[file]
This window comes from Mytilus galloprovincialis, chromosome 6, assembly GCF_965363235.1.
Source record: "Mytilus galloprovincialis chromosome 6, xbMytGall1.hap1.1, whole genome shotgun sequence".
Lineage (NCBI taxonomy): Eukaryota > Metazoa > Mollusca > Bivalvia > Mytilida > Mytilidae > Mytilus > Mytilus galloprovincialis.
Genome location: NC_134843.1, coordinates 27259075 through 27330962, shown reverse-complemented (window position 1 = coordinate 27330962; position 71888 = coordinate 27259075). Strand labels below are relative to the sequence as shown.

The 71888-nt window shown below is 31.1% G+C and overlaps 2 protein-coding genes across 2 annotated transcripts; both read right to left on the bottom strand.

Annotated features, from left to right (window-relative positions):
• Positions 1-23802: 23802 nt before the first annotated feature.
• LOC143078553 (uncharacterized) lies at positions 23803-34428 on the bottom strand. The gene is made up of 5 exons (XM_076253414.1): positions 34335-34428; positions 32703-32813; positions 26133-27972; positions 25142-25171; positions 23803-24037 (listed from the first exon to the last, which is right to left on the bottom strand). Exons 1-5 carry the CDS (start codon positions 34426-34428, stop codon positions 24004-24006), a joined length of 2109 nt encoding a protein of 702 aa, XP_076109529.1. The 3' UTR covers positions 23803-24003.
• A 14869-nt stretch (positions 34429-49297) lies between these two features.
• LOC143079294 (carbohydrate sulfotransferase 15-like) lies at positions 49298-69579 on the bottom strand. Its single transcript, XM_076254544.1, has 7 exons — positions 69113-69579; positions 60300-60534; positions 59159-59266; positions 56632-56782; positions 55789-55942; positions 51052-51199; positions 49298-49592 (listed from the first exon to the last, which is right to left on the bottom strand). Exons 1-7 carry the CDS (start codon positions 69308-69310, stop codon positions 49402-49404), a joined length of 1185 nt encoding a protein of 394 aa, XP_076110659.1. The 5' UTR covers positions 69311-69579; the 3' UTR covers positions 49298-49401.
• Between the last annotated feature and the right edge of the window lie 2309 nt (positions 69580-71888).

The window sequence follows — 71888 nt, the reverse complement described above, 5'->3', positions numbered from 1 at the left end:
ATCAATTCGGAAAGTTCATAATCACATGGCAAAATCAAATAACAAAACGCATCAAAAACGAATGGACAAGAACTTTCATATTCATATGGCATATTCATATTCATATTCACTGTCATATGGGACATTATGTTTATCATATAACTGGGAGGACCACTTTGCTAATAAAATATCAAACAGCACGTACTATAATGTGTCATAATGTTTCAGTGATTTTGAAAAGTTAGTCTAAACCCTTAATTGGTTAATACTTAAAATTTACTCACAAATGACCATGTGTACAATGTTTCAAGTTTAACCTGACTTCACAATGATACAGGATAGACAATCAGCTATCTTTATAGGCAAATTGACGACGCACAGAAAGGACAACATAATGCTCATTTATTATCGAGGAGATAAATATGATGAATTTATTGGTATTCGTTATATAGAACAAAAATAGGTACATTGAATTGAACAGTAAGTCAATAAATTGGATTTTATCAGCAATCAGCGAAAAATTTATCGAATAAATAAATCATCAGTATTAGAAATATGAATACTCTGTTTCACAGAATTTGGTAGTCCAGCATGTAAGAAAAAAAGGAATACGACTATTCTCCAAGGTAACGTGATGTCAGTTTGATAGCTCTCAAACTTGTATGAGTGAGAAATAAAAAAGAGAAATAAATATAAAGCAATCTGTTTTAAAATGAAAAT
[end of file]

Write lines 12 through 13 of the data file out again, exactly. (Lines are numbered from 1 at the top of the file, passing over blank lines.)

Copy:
The window sequence follows — 71888 nt, the reverse complement described above, 5'->3', positions numbered from 1 at the left end:
ATCAATTCGGAAAGTTCATAATCACATGGCAAAATCAAATAACAAAACGCATCAAAAACGAATGGACAAGAACTTTCATATTCATATGGCATATTCATATTCATATTCACTGTCATATGGGACATTATGTTTATCATATAACTGGGAGGACCACTTTGCTAATAAAATATCAAACAGCACGTACTATAATGTGTCATAATGTTTCAGTGATTTTGAAAAGTTAGTCTAAACCCTTAATTGGTTAATACTTAAAATTTACTCACAAATGACCATGTGTACAATGTTTCAAGTTTAACCTGACTTCACAATGATACAGGATAGACAATCAGCTATCTTTATAGGCAAATTGACGACGCACAGAAAGGACAACATAATGCTCATTTATTATCGAGGAGATAAATATGATGAATTTATTGGTATTCGTTATATAGAACAAAAATAGGTACATTGAATTGAACAGTAAGTCAATAAATTGGATTTTATCAGCAATCAGCGAAAAATTTATCGAATAAATAAATCATCAGTATTAGAAATATGAATACTCTGTTTCACAGAATTTGGTAGTCCAGCATGTAAGAAAAAAAGGAATACGACTATTCTCCAAGGTAACGTGATGTCAGTTTGATAGCTCTCAAACTTGTATGAGTGAGAAATAAAAAAGAGAAATAAATATAAAGCAATCTGTTTTAAAATGAAAAT